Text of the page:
TikTok: When my videos go viral, online trolling gets worse

Hannah Milton is a Cardiff-based influencer
Student Hannah Milton wants to be a full-time influencer but has received abuse for creating content online

She has 1.6m followers watching her dance videos and comedy sketches on TikTok, but Hannah Milton says the online abuse she receives makes her feel lonely.

Hannah, a 21-year-old university student, said she "didn't like to tell anyone" about the hate she can receive.

She creates her TikTok and Instagram videos in her bedroom and said that's "the way she prefers it."

But she said: "When my videos go viral, that's when trolling is at its worst."

"A lot of people say it doesn't affect you but I don't believe that," added Hannah, who started creating online content in 2020 to ease the boredom of lockdown while at home in south Wales.

"I love acting and since I couldn't go because of Covid, I decided to do it at home."

"TikTok was like a form of entertainment," she added.

Since then her following has grown massively and while also doing sketches, dances and makeup routines, Hannah has also done live streams on TikTok - sometimes for up to eight hours.

"You have to constantly talk, which isn't a problem for me," she said.

"It's when your feet start to hurt and you rock side to side. But I absolutely love it."

The digital marketing Cardiff University student said her studies and passion for cheerleading allowed her to forget about content creation and any online abuse for periods of time.

Hannah Milton
Hannah Milton balances university studies and daily online content creation while trying to make time for herself

Hannah remembered "looking up to YouTubers" as a teenager and said she was thrilled to "be like them".

But she said young people were not always prepared for the first hit of social media fame, adding that her strong relationship with her mum had helped her to "get it off her chest to deal with" the trolling.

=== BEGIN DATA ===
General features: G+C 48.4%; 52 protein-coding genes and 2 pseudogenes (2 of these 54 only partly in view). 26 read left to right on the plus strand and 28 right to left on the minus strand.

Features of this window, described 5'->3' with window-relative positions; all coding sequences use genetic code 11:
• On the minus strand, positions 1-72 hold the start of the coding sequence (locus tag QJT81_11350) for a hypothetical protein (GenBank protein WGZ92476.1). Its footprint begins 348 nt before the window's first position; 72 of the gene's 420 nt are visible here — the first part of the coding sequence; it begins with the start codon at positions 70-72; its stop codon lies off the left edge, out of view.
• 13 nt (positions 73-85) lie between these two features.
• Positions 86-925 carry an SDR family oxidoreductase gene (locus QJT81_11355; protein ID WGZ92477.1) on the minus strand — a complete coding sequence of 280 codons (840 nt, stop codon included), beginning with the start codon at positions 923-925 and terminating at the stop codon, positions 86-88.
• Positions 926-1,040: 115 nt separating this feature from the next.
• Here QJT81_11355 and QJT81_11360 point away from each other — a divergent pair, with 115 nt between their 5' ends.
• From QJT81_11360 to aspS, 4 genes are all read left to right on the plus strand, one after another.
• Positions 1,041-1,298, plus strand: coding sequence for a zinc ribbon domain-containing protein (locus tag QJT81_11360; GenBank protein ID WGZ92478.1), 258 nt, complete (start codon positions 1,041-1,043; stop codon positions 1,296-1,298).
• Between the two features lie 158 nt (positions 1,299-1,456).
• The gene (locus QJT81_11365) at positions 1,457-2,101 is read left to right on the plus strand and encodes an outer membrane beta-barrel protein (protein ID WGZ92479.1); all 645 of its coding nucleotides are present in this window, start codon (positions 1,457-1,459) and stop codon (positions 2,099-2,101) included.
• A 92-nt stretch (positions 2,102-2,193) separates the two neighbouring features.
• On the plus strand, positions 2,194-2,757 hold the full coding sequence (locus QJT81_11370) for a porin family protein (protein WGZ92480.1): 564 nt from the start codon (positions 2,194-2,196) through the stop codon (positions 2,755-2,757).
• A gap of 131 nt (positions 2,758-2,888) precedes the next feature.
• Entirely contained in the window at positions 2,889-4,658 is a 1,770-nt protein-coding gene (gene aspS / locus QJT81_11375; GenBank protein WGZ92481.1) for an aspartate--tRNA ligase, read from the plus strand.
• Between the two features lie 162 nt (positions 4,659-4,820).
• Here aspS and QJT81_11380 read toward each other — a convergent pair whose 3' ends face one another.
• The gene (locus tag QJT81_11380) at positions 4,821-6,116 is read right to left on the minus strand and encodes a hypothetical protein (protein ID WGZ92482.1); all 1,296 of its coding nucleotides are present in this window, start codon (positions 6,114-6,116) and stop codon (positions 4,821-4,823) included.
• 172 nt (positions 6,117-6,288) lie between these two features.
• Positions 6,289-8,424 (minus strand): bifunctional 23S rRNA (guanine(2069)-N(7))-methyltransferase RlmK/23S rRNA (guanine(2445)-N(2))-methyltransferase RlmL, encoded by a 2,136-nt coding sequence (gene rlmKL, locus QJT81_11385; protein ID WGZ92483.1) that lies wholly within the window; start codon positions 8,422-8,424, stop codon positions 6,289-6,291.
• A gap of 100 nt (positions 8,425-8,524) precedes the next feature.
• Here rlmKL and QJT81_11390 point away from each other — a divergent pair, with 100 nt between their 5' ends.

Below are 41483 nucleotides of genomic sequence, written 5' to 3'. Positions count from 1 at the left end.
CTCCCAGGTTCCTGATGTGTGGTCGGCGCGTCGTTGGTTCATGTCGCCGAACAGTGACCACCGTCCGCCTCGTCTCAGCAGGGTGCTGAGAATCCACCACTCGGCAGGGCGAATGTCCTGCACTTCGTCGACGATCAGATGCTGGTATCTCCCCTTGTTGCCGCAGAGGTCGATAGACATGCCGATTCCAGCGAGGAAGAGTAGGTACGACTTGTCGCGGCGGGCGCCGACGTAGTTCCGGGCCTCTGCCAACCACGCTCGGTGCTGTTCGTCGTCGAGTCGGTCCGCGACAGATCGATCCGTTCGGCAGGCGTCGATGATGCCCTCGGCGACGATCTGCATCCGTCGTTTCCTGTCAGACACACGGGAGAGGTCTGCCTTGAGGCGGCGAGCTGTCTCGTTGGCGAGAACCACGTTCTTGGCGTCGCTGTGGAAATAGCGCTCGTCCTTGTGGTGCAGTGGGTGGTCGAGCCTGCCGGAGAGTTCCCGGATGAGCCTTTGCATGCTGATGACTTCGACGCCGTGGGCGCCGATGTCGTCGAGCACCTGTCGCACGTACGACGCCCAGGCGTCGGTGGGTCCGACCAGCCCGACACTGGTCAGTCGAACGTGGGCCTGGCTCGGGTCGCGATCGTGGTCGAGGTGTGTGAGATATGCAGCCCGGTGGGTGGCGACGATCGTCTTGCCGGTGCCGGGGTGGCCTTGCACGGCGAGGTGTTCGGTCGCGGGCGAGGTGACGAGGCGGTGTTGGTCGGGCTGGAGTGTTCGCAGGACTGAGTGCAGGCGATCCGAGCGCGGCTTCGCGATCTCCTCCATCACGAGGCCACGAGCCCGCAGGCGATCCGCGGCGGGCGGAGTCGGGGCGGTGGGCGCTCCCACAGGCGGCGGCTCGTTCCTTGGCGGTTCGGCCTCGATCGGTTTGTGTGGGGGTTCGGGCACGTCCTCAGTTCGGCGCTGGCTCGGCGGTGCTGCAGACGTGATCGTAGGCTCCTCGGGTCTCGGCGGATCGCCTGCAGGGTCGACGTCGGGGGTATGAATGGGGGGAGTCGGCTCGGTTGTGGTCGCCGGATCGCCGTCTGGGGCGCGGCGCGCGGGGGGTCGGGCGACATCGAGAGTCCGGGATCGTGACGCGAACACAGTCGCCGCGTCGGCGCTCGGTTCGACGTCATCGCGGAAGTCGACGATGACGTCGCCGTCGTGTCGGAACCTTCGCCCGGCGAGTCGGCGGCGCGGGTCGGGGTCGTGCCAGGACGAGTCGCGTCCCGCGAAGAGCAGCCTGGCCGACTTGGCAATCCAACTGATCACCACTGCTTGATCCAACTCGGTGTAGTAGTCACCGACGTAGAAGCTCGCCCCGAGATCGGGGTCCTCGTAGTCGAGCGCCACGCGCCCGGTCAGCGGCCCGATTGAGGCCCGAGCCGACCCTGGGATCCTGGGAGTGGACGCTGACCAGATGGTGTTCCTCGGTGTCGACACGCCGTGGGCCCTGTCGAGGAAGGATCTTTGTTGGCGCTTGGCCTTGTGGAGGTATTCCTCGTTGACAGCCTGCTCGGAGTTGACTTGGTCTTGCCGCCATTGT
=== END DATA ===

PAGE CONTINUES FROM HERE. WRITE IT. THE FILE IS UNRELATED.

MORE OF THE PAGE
"People have the outlook that content creation is an easy job, but it's very draining," said Hannah.

"In reality you have to deal with the hate, find the motivation you need, and the time and effort it takes to be a creator."

'Easy to exploit'

One poll estimated that out of 5,000 people surveyed across the UK, more than 50% considered themselves a content creator, such as a podcaster, blogger or influencer.

Online content creator Abi Butcher said while she loved her job, it "comes with its challenges".

She founded an influencer agency to help content creators, like Hannah.

"You're in the public eye a lot, people are always watching over you and there's a lot of pressure that comes with it," said Abi, Hannah's manager and the owner of Creator Productions.

"It can be very difficult at times but it's also very rewarding."

Abi said success at a young age could make influencers "easy to exploit", and said she advises her influencers to stop creating content if begins to affect their mental wellbeing.

Wales' most viewed job titles in the last six months on the Careers Wales website. Electrician has attracted 2,267 ,Youtuber 2,272 views and Paramedic 2,497
For the first time, being a YouTuber is in the top 15 most viewed job titles on their website for the first time - ahead of electrician

"I would never recommend someone staying in something that they don't enjoy," she said.

Now a leading UK psychologist is researching the pressures of being a social media content creator.

"The comments they receive from others, the natural pressure of working on social media, anything that relates to the experience of doing that job on social media... there needs to be more research to understand that nuance of using social media as a job," said Dr Margarita Panayiotou of Manchester University.

"What that means in terms of their mental health, in terms of their job, is something that I don't think has been looked at before."